UNIVERSITY OF BRISTOL
University Web Accessibility Policy
"The power of the Web is in its universality. Access by everyone regardless
of disability is an essential aspect" Tim Berners-Lee, W3C Director and
inventor of the World Wide Web
The University of Bristol websites provide a growing number of on-line
services, including the dissemination of news, information, as well as
learning resources, to a wide range of users (existing and prospective
students, staff, parents and carers, etc.).
It is therefore the duty of the University to ensure that these Web-based
resources are accessible to all users regardless of disability.
- The University’s
Disability Statement states “The University welcomes applications
from disabled students, and aims to ensure that their participation
in all aspects of university life is as full and successful as that
of any other student.”
- The Disability
Discrimination Act (1995) Part III states ‘from 1 October
1999, service providers have to make ‘reasonable adjustments’ for disabled
people, such as providing extra help or making changes to the way they
provide their services’ - this includes information and services
provided through the web: promotional, recruitment, general student
- The Quality Assurance
Agency (QAA) 's Code of Practice came into operation in Autumn
2000; it has been integrated into the QAA audit scheme in late 2001
and will seek to ensure that ‘students with disabilities have access
to a learning experience comparable to that of their peers’.
- The Special
Education Needs and Disability Act 2001 – which became law on
11th May 2001 and comes into effect on 1st September
2002 – states “The responsible body for an educational institution
must take such steps as it is reasonable for it to have to take to ensure
that […] (b) in relation to student services provided for, or offered
to, students by it, disabled students are not placed at a substantial
disadvantage in comparison with students who are not disabled.”
Disabilities that may restrict people from accessing Web content
include blindness, colour blindness, dyslexia and lack of fine motor control.
People with disabilities may need to use assistive technologies such as screen
readers, Braille displays, voice recognition software, alternative keyboard/mice,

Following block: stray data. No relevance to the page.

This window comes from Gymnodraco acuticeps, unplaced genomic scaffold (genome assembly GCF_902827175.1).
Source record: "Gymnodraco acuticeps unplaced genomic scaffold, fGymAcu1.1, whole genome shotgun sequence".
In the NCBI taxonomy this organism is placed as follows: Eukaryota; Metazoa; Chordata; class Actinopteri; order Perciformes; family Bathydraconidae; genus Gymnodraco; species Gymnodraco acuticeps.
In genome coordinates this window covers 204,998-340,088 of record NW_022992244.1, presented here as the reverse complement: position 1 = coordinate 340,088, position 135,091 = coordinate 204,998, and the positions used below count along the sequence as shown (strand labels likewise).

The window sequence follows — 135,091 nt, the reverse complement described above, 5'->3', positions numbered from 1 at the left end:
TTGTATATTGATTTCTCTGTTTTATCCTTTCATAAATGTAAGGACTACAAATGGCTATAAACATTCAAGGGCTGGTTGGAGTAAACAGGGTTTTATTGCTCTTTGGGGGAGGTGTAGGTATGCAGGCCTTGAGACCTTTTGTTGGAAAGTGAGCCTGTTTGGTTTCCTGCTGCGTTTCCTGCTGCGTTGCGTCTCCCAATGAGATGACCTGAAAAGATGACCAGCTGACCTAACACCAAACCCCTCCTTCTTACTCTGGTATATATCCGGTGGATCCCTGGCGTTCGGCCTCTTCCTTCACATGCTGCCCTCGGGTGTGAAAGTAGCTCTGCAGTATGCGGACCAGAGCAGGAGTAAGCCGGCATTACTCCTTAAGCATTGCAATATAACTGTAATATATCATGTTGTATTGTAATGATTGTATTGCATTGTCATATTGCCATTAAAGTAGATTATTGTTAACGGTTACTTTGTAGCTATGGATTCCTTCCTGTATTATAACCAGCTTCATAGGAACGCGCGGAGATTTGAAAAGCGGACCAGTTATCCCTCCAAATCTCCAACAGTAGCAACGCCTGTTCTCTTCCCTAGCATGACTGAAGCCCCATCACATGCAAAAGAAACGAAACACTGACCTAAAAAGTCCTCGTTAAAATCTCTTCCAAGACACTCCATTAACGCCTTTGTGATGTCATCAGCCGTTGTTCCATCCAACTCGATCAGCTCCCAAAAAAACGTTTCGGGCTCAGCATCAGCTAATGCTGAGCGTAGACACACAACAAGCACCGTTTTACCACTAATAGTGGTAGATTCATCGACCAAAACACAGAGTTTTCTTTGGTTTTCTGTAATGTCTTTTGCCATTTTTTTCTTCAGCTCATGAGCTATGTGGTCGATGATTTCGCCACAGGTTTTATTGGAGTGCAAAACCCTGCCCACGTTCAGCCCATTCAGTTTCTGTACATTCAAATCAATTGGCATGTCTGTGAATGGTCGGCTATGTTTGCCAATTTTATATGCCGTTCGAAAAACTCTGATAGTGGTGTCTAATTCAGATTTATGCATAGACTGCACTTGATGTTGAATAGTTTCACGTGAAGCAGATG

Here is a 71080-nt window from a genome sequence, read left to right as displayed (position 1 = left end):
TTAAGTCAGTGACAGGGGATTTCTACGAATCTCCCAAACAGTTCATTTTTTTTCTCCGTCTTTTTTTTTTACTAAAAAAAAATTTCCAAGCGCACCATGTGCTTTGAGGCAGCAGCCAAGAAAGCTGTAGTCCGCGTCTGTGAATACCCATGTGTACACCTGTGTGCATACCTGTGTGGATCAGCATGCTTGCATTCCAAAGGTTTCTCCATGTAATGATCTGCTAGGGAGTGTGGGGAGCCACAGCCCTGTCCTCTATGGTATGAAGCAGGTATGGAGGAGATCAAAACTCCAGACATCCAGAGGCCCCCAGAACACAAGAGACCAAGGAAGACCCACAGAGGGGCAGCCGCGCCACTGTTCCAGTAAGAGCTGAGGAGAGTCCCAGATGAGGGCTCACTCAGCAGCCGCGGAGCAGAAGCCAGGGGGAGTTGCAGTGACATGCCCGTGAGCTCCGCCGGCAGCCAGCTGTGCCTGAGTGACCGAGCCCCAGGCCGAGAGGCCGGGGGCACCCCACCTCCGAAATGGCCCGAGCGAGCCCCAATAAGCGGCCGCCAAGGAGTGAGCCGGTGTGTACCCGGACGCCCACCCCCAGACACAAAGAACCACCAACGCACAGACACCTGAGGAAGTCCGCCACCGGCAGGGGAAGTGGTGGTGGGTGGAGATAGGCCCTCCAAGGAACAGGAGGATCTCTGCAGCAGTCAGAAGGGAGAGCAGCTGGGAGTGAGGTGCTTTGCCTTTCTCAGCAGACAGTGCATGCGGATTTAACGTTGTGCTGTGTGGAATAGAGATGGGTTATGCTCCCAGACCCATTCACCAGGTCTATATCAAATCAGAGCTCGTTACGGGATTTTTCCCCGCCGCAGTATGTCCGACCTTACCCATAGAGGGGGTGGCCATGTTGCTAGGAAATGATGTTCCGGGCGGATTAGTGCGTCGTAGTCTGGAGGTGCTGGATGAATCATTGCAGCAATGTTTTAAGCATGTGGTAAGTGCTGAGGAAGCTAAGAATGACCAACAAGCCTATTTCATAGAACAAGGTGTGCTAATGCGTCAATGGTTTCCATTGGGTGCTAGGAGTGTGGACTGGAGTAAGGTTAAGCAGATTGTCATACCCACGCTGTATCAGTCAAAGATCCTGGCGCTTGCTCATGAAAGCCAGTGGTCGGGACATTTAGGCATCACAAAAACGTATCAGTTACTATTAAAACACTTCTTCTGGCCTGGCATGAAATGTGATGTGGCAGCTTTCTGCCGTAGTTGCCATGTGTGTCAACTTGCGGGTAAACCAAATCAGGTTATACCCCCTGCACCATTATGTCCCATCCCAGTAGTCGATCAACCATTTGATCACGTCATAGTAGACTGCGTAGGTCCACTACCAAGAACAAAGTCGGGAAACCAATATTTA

etc, to view web pages; Web content should be accessible to these technologies.
This does not require special techniques or separate resources for disabled
users; following simple principles of usable and accessible design
is often all that is needed. These principles are universal and
thus will also benefit non-disabled users.
It is the policy of the University to make reasonable adjustments
in order to make all web-based information, services and learning resources
on the University’s Web site accessible to all users regardless
of disability. The University requires that all new Web content conforms
to W3C/WAI's Web Content Accessibility Guidelines
Level “Double-A” with immediate effect, and that existing Web content
be gradually brought into line, as they are periodically updated; it is
the aim of the University that all Web pages will conform to the guidelines
by July 2004.
Each Department, Centre and Service is responsible for taking reasonable
steps for making its own website compliant with the guidelines. Web
information providers will be familiar with the guidelines and apply them
when creating Web pages. Any third party contracted to design a website
hosted by the University will be required to comply with these guidelines.
We will review the policy in the future to consider updating it to an
advanced version of the W3C's Web Content Accessibility Guidelines once
The University's Guidelines for Writing
Usable and Accessible Web Content
are based on the W3C/WAI’s Web Content
Accessibility Guidelines 1.0. Following them when creating new Web
content or when updating existing pages will ensure that all University
Web pages are accessible to all users.
Accessibility issues will be incorporated into the programme of Web
training courses and the University’s Guidelines for Writing Accessible
Web Content will be disseminated through the Web and seminars (e.g.
To facilitate the implementation of the Web accessibility guidelines,
the University will provide ready-made templates that Departments,
Centres and Services will be encouraged to use. These templates will be
usable in combination with the adopted Web Content Management System
(CMS) and will make the maintenance and management of Web resources
much easier for Web information providers.